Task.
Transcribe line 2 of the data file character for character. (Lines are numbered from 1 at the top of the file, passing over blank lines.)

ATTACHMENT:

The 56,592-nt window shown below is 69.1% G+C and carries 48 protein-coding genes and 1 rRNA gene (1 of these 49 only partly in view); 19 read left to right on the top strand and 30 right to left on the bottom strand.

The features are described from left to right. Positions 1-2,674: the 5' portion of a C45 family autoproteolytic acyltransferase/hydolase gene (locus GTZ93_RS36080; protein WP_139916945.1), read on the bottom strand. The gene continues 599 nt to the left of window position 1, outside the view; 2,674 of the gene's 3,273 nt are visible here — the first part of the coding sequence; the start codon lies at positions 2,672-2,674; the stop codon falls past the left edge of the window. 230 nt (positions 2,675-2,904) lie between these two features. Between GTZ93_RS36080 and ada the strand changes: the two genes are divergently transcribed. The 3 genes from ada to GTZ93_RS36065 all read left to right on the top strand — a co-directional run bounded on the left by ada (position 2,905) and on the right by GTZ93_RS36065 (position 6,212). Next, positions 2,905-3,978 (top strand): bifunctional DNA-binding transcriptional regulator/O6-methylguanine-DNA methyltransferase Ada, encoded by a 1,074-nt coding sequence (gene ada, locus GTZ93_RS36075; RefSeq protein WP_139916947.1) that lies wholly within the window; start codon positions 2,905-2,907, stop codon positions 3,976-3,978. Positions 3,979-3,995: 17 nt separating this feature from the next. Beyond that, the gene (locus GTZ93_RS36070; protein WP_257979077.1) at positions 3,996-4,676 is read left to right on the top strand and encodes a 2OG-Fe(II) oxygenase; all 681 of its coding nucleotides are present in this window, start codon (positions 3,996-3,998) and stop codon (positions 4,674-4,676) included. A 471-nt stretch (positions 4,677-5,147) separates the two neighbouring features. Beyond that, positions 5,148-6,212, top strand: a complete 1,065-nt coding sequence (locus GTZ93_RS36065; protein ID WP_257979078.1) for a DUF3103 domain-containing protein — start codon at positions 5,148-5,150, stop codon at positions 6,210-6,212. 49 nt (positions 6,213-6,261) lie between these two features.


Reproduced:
The features are described from left to right. Positions 1-2,674: the 5' portion of a C45 family autoproteolytic acyltransferase/hydolase gene (locus GTZ93_RS36080; protein WP_139916945.1), read on the bottom strand. The gene continues 599 nt to the left of window position 1, outside the view; 2,674 of the gene's 3,273 nt are visible here — the first part of the coding sequence; the start codon lies at positions 2,672-2,674; the stop codon falls past the left edge of the window. 230 nt (positions 2,675-2,904) lie between these two features. Between GTZ93_RS36080 and ada the strand changes: the two genes are divergently transcribed. The 3 genes from ada to GTZ93_RS36065 all read left to right on the top strand — a co-directional run bounded on the left by ada (position 2,905) and on the right by GTZ93_RS36065 (position 6,212). Next, positions 2,905-3,978 (top strand): bifunctional DNA-binding transcriptional regulator/O6-methylguanine-DNA methyltransferase Ada, encoded by a 1,074-nt coding sequence (gene ada, locus GTZ93_RS36075; RefSeq protein WP_139916947.1) that lies wholly within the window; start codon positions 2,905-2,907, stop codon positions 3,976-3,978. Positions 3,979-3,995: 17 nt separating this feature from the next. Beyond that, the gene (locus GTZ93_RS36070; protein WP_257979077.1) at positions 3,996-4,676 is read left to right on the top strand and encodes a 2OG-Fe(II) oxygenase; all 681 of its coding nucleotides are present in this window, start codon (positions 3,996-3,998) and stop codon (positions 4,674-4,676) included. A 471-nt stretch (positions 4,677-5,147) separates the two neighbouring features. Beyond that, positions 5,148-6,212, top strand: a complete 1,065-nt coding sequence (locus GTZ93_RS36065; protein ID WP_257979078.1) for a DUF3103 domain-containing protein — start codon at positions 5,148-5,150, stop codon at positions 6,210-6,212. 49 nt (positions 6,213-6,261) lie between these two features.